Women Wanted: why the ‘merit’ argument doesn’t stack up

Written by Nicola Hazell on the 3rd of August, 2016

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Last month, our team at BlueChilli won a “Merit Award” for innovation, recognising our work supporting startups across Australia. As we stood smiling for the cameras, certificate in hand, it dawned on me – “I thought merit was only for men!?!”

At least that’s what our politicians keep telling us.

On ABCs Q&A last week, I asked the new federal Assistant Minister for Innovation about the dwindling number of women in government (the worst levels we’ve seen in 20 years) and the impact this will have on Australia’s innovation agenda. The response? Well, it’s because of merit. The argument made was that all the men currently in government were chosen on their merit, that women either didn’t put their hand up or couldn’t compete with their male counterparts, and that the electorate is to blame for meritorious women losing their seats to blokes.

It goes without saying I was pretty unimpressed with the answer. But what’s really concerning is that it completely missed the point. That is, a failure to engage women in leadership positions is a massive risk to our economy, and indeed our nation’s future prosperity.

Gender equality isn’t just a “nice to have;” it’s a global economic imperative.

The research is unequivocal. Diverse leadership teams result in greater innovation and better bottom lines. When the people charged with coming up with new ideas and solving problems all look the same, the ideas and solutions are inevitably suboptimal. By contrast, diversity at the table forces people to challenge their assumptions, consider different perspectives and ultimately drive toward more creative and profitable outcomes. Gender is of course just one element of diversity – but it’s a crucial one. This is true for the corporate sector, for the community and for cabinet.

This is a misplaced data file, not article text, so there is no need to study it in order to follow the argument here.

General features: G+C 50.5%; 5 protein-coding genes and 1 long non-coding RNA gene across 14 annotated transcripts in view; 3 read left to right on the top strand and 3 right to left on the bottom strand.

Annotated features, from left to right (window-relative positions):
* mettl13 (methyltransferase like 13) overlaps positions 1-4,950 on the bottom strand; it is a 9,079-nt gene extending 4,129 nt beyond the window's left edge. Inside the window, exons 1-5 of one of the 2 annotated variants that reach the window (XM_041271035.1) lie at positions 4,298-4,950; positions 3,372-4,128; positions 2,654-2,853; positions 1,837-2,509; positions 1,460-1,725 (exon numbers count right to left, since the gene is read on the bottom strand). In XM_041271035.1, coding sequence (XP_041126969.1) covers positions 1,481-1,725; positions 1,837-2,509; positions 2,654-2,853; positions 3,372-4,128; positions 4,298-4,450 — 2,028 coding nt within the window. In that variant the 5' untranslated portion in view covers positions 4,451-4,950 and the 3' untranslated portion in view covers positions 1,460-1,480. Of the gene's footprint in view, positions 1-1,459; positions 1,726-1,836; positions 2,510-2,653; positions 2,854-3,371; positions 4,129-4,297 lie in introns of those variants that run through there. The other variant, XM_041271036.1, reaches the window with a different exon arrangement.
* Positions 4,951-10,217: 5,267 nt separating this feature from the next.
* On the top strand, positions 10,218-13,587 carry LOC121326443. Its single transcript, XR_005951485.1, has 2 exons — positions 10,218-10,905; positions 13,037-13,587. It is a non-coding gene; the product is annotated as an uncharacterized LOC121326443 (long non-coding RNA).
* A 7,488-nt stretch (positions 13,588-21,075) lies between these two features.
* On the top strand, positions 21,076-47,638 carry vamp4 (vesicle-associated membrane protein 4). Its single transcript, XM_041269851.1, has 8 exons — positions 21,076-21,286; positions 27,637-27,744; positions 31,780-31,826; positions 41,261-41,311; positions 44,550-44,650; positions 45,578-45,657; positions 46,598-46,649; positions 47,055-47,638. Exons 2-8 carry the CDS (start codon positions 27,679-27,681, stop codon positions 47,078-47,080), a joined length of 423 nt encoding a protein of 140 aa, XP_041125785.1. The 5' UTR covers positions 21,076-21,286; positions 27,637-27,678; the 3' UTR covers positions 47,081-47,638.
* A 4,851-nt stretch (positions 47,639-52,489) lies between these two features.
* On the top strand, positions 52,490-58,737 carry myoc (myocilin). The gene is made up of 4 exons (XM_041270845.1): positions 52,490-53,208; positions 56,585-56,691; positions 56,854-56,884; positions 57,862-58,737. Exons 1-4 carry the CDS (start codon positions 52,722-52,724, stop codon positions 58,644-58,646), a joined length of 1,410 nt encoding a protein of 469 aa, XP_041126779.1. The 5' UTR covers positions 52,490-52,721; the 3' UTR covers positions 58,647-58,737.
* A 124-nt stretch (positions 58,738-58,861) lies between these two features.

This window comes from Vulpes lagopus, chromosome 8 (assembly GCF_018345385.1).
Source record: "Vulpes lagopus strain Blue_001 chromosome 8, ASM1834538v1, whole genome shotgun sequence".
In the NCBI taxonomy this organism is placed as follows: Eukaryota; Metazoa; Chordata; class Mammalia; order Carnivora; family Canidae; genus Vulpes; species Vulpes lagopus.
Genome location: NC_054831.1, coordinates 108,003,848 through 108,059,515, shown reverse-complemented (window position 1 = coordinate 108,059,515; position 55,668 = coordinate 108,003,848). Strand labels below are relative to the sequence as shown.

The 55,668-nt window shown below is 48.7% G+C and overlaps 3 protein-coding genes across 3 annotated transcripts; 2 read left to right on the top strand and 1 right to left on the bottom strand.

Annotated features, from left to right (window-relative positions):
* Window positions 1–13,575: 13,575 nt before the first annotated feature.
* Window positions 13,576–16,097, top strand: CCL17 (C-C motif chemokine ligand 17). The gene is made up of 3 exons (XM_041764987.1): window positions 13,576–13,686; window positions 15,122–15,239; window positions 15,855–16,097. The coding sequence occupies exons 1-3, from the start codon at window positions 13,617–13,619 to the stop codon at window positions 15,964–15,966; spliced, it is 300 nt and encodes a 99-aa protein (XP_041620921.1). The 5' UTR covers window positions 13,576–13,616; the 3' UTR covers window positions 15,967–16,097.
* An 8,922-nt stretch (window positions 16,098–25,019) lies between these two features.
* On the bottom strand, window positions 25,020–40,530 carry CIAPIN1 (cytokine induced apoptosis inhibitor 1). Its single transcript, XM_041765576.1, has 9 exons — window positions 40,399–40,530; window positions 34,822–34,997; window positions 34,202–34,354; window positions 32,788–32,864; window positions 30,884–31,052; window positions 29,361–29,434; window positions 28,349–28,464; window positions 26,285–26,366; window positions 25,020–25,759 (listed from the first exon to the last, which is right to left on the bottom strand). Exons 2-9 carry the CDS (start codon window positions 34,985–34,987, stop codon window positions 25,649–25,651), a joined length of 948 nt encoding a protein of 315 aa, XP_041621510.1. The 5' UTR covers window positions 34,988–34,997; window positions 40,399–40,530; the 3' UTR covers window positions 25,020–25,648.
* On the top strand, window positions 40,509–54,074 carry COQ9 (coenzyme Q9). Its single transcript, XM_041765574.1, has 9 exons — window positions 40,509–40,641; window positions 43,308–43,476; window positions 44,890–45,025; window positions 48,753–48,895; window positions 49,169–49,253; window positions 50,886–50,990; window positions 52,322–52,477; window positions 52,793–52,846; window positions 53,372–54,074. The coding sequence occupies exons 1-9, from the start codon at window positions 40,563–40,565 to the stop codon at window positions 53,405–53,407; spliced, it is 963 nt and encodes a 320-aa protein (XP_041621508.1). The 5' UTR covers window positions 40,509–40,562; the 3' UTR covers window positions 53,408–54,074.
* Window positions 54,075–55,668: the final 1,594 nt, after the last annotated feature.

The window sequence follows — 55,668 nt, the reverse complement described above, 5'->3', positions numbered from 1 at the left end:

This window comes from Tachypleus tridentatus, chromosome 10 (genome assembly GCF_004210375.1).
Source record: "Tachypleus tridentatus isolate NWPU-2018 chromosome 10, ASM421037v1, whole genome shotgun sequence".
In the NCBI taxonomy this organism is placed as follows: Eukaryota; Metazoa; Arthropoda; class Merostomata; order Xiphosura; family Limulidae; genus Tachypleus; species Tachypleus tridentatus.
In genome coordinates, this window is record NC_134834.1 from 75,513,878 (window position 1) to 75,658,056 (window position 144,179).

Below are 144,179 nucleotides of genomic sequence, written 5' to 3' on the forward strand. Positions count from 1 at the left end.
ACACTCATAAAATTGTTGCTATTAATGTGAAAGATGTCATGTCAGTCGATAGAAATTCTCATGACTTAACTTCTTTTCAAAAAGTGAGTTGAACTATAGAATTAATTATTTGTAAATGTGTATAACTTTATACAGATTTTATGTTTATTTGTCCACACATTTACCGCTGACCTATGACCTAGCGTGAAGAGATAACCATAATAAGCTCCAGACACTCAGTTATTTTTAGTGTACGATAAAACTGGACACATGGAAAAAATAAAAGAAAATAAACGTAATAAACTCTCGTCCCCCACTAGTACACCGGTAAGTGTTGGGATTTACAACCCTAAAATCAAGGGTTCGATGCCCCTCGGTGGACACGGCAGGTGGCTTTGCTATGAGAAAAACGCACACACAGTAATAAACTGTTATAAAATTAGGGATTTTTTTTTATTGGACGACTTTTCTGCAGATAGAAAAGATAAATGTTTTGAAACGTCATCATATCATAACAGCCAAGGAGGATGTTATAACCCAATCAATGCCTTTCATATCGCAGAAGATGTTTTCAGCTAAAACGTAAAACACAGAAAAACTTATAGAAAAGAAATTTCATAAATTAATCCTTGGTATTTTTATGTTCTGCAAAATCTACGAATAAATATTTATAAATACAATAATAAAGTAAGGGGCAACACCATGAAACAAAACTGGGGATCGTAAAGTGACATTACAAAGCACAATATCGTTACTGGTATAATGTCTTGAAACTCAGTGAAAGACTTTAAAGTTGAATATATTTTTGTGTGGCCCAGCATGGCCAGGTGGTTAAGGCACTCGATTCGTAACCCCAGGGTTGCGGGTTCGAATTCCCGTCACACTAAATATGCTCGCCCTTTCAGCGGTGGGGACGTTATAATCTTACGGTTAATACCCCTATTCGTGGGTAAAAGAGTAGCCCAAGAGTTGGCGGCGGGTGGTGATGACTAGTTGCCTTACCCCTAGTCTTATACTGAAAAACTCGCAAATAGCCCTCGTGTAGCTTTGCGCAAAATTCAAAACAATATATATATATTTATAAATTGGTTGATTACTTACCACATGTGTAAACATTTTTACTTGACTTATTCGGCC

Yet despite the obvious value derived from gender equality, here we are in 2016 and women remain grossly under represented at the nation’s decision making tables.

There are more CEOs named Peter on the ASX200 than there are women.

And there are undoubtedly more blue ties in cabinet than there are females. In short, our country is still dominated by the decisions of men.

So how can Australia achieve our goals as a global innovation leader when at least half of the population is missing out on the action? It’s simple – we can’t.

It seems our politicians are not ready to proactively attack this problem (quote: “we’re not big on quotas”) but fortunately the world’s natural problem solvers appear to be up for the challenge.

That’s right, the entrepreneurs are on the job. And they need to be. Because as governments and corporates across the country are lining up to ride the innovation wave, we need to take action right now to ensure we don’t grow a new technology-driven economy that leaves women behind.